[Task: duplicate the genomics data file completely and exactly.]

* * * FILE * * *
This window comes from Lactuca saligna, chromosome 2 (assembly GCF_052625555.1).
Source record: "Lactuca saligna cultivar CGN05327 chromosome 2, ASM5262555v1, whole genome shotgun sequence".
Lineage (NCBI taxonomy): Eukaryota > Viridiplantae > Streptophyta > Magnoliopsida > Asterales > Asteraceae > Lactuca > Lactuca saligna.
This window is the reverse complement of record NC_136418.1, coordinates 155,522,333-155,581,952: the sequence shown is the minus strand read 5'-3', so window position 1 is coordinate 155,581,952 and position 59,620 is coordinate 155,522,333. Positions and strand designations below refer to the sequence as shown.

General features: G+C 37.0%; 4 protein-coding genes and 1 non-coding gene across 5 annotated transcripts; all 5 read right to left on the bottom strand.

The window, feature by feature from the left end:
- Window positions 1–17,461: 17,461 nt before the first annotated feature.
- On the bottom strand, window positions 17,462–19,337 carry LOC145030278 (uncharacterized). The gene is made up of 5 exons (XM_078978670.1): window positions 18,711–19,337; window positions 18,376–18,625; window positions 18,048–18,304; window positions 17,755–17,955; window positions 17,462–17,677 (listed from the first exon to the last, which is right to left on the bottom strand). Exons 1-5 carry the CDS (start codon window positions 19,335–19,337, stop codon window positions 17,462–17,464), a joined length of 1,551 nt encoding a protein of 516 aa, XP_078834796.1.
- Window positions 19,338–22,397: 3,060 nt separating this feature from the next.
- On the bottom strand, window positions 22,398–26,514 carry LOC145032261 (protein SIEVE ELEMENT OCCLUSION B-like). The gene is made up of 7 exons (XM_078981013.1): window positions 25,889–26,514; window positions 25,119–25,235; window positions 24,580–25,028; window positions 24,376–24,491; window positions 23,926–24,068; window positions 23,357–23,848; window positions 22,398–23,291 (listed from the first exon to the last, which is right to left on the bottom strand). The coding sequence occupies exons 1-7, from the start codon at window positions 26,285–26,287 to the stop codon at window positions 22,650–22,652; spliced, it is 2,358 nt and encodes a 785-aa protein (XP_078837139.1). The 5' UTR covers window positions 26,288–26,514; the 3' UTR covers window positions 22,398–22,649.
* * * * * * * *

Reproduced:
This window comes from Lactuca saligna, chromosome 2 (assembly GCF_052625555.1).
Source record: "Lactuca saligna cultivar CGN05327 chromosome 2, ASM5262555v1, whole genome shotgun sequence".
Lineage (NCBI taxonomy): Eukaryota > Viridiplantae > Streptophyta > Magnoliopsida > Asterales > Asteraceae > Lactuca > Lactuca saligna.
This window is the reverse complement of record NC_136418.1, coordinates 155,522,333-155,581,952: the sequence shown is the minus strand read 5'-3', so window position 1 is coordinate 155,581,952 and position 59,620 is coordinate 155,522,333. Positions and strand designations below refer to the sequence as shown.

General features: G+C 37.0%; 4 protein-coding genes and 1 non-coding gene across 5 annotated transcripts; all 5 read right to left on the bottom strand.

The window, feature by feature from the left end:
- Window positions 1–17,461: 17,461 nt before the first annotated feature.
- On the bottom strand, window positions 17,462–19,337 carry LOC145030278 (uncharacterized). The gene is made up of 5 exons (XM_078978670.1): window positions 18,711–19,337; window positions 18,376–18,625; window positions 18,048–18,304; window positions 17,755–17,955; window positions 17,462–17,677 (listed from the first exon to the last, which is right to left on the bottom strand). Exons 1-5 carry the CDS (start codon window positions 19,335–19,337, stop codon window positions 17,462–17,464), a joined length of 1,551 nt encoding a protein of 516 aa, XP_078834796.1.
- Window positions 19,338–22,397: 3,060 nt separating this feature from the next.
- On the bottom strand, window positions 22,398–26,514 carry LOC145032261 (protein SIEVE ELEMENT OCCLUSION B-like). The gene is made up of 7 exons (XM_078981013.1): window positions 25,889–26,514; window positions 25,119–25,235; window positions 24,580–25,028; window positions 24,376–24,491; window positions 23,926–24,068; window positions 23,357–23,848; window positions 22,398–23,291 (listed from the first exon to the last, which is right to left on the bottom strand). The coding sequence occupies exons 1-7, from the start codon at window positions 26,285–26,287 to the stop codon at window positions 22,650–22,652; spliced, it is 2,358 nt and encodes a 785-aa protein (XP_078837139.1). The 5' UTR covers window positions 26,288–26,514; the 3' UTR covers window positions 22,398–22,649.